Atlanta Inno – From the Community: The power of real-world testing and partners

Atlanta has become a top breeding ground for billion-dollar startups in the Southeast, according to TechCrunch. In fact, TechCrunch notes that the Southeast is 24% of the U.S. GDP, but only accounts for 7% of venture investment.  

So, what can technology startups do to catch the attention of investors? 

Test in the real world and find like-minded community partners. 

Why Test? 

Ideas are a dime a dozen, but ideas developed into working concepts in a real-world environment are less common and much more valuable. If someone has a problem to solve and a startup comes to them with a working solution, the startup has moved to the front of the line for both a paid pilot and investment. 

Impress investors and potential partners with details of how you developed the technology, how it has been proven to work and how you have adapted it based on test results and stakeholder feedback.  

Where did you test? What did you learn? Was there an outside entity validating your test results? What real-world problems are you addressing? Why is your idea the same, differentiated or better than others? Who would buy it and why? Who specifically within a company would do a better job if only they had your product? 

Real-world testing can provide the answers to these questions and more, giving startups a leg up over the competition in the eyes of investors. 

Why Partner? 

Think about Venn diagrams – two overlapping circles. The area of overlap represents elements in common. Partnerships can be a powerful tool to grow your startup, and the secret to securing strong partnerships is figuring out where you have mutual interest and capitalizing on shared goals. Success looks different for each partner. To understand your partner’s motivation and what success looks like for them, ask them to define a win. Ask how you can help. Look for overlapping circles.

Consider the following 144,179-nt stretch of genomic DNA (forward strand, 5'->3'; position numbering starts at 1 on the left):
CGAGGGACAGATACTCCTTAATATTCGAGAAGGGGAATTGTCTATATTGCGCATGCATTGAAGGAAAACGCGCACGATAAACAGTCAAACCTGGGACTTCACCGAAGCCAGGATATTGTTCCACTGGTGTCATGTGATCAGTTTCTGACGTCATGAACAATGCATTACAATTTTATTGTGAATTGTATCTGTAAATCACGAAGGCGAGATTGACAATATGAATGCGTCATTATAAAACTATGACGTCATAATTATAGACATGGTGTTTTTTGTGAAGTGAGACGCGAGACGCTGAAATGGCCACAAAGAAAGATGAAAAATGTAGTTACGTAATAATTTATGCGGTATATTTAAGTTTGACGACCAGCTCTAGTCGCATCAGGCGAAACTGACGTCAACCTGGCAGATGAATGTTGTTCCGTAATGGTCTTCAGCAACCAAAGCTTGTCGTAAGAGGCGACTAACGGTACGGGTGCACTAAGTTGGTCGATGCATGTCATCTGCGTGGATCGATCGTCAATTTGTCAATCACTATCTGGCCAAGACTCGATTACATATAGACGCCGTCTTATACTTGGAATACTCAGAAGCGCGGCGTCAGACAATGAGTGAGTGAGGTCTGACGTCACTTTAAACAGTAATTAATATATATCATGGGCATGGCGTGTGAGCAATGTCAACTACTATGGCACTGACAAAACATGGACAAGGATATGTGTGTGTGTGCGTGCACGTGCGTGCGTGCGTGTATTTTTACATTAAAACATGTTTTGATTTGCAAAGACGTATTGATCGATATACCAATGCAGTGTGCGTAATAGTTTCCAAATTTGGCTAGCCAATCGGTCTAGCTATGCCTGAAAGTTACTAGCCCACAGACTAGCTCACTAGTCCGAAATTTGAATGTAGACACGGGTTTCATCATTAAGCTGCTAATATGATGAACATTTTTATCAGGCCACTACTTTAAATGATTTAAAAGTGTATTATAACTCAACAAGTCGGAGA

Remember, partners come in many shapes and sizes. 

For example, the Curiosity Lab innovation center has partners who provide professional education for working adults, including coding classes. We offer our classroom and collaboration space as a tool for partners to train people. Why? Curiosity Lab is not in the education business, but we have an overlapping interest with our partners to increase the number of coders in the community to grow tech companies. 

Curiosity Lab also has industry infrastructure partners who provide amenities such as 5G for free. We aren’t using 5G. We aren’t innovators. When we talked with automakers and others on the cutting edge of future vehicle design, they were adamant that any test facility needed 5G. We found a leading telecom company with a large local presence who wanted to develop a 5G testbed. Mutual interest. Deal. 

What problem is your startup solving and who will benefit from that problem being solved? Look around at your community and figure out who might also need the problem solved, but from a different perspective. Think broadly. Mobility startups, for example, will impact other industries like payments, insurance, entertainment and retail. An auto insurance company might consider a paid demo to understand the risk of a new approach. The list of potential partners is endless. 

Invest time in understanding mutual interest. Seek out like-minded partners, and you will quickly realize the power of partnerships. Test your technology in the real world so you can prove it works. Stand out to investors by so thoroughly understanding your product and the market that you will be hard to turn down. 

Betsy Plattenburg is the executive director of the Curiosity Lab at Peachtree Corners, the economic development arm of the city that serves as a testing facility for autonomous vehicles and other mobility technology.

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